Braising Mix is clearly a mix, but of what? The answer depends on the farm. It is common to find be any combination of kale, mustard, chard, tatsoi, and mizuna. Greens are the most nutritious vegetables out there. They are filled with vitamins C, B6, B1, B2, E, plus manganese, copper, iron, and calcium!
These particular leafy greens are bigger than salad mix and smaller than fully grown making them perfect candidates for braising. Braising is a method of cooking where the main ingredient is first seared in hot oil and then simmered in liquid.
Braising mixes do not have to be braised, they can also be sautéed, stir-fried, blanched, steamed or mixed into stews and soups. They can be eaten alone, added to pasta dishes, quiches, rice dishes or burritos, thrown into a smoothie and they can be served with most any other vegetable, especially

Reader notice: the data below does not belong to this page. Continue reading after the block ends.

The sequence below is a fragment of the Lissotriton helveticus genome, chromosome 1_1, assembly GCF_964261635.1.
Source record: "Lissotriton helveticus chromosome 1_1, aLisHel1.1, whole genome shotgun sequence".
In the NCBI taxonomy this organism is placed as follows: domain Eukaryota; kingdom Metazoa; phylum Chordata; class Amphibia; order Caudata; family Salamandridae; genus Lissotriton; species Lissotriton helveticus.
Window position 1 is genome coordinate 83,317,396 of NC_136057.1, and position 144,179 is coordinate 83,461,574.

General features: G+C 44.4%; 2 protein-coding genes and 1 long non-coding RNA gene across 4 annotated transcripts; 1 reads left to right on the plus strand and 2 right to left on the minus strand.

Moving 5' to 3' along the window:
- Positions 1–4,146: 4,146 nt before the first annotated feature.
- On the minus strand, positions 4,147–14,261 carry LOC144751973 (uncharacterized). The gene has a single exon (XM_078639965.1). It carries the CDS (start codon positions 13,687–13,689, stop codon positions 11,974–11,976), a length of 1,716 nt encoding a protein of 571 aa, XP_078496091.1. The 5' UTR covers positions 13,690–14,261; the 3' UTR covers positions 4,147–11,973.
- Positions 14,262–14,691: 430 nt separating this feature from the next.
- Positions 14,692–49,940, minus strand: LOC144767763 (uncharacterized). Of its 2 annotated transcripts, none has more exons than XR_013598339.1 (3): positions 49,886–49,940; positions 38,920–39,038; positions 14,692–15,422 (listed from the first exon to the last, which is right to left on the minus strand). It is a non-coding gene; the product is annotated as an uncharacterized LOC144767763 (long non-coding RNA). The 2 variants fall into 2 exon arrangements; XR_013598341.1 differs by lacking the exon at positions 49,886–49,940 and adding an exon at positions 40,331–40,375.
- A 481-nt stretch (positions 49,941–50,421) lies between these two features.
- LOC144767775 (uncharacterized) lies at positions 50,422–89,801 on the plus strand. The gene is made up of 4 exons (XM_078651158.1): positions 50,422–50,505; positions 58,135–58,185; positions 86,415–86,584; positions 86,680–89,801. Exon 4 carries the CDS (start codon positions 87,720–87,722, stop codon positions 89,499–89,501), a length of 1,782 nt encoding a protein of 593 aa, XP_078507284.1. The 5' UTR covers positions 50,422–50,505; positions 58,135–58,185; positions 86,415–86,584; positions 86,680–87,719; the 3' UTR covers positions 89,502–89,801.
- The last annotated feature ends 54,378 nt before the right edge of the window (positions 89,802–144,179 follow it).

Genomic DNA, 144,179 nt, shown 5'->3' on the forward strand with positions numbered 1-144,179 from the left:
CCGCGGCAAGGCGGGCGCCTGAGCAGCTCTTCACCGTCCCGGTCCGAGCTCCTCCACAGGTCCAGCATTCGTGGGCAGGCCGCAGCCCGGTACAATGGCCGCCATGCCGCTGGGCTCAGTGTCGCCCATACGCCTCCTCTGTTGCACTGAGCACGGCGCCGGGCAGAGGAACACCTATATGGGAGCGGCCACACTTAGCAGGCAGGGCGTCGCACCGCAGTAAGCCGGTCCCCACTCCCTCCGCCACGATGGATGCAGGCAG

potatoes. Let your creativity run wild?!
Another option is to start with something simple. The simplest method of preparing greens is to sauté them in olive oil with a little garlic and
serve them with a splash of vinegar. You can tell that the greens are done when they are reduced to a little less than half their original size, but still maintain their essential shape. Although over cooked greens are still tasty, properly cooked greens will add more flavor and texture to the meal.
Cooking time is short since these greens are still young and tender.